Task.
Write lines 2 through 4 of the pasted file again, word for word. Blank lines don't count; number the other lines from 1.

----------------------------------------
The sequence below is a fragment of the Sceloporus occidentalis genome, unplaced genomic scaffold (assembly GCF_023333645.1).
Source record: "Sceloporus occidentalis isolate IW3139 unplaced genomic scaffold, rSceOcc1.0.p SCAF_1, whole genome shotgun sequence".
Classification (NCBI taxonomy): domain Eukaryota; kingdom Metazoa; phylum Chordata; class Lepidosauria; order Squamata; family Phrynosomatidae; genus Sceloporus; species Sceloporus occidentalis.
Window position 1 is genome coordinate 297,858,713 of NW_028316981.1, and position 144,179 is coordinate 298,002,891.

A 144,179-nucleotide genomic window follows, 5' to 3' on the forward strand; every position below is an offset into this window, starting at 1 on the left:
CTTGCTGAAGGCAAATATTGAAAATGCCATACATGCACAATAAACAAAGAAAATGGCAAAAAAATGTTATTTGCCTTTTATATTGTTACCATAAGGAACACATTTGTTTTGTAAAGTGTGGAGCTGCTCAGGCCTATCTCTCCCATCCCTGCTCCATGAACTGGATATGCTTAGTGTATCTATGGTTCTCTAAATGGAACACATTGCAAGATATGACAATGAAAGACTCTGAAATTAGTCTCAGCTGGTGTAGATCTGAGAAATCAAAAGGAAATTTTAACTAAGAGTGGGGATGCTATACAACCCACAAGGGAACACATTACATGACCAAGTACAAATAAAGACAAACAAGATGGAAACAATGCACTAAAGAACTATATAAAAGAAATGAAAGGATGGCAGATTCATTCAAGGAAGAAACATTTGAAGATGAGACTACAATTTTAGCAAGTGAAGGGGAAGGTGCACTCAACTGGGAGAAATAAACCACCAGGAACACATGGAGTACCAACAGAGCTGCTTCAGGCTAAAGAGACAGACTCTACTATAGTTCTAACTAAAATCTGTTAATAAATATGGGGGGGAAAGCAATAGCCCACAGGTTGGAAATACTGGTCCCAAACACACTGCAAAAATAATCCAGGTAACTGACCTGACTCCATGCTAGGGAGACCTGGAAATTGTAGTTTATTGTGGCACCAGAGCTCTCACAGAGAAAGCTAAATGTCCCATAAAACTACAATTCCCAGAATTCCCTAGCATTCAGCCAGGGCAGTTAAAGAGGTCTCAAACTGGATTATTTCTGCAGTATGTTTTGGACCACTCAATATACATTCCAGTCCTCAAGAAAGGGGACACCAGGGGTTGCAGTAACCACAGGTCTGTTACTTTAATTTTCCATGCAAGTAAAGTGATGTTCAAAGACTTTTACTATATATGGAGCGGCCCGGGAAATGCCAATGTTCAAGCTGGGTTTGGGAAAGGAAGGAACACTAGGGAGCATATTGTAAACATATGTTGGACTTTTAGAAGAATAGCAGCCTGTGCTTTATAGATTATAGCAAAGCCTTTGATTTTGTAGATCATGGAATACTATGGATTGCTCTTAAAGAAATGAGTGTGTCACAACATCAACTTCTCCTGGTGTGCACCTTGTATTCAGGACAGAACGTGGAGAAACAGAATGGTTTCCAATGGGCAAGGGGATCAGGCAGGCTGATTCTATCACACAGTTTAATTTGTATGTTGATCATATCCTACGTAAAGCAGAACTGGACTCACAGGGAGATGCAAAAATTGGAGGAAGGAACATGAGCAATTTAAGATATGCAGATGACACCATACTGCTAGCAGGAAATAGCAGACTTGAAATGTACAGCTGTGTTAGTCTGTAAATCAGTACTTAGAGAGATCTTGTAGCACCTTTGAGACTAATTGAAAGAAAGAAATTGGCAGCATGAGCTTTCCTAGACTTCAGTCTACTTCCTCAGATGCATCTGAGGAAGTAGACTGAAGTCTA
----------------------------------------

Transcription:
Source record: "Sceloporus occidentalis isolate IW3139 unplaced genomic scaffold, rSceOcc1.0.p SCAF_1, whole genome shotgun sequence".
Classification (NCBI taxonomy): domain Eukaryota; kingdom Metazoa; phylum Chordata; class Lepidosauria; order Squamata; family Phrynosomatidae; genus Sceloporus; species Sceloporus occidentalis.
Window position 1 is genome coordinate 297,858,713 of NW_028316981.1, and position 144,179 is coordinate 298,002,891.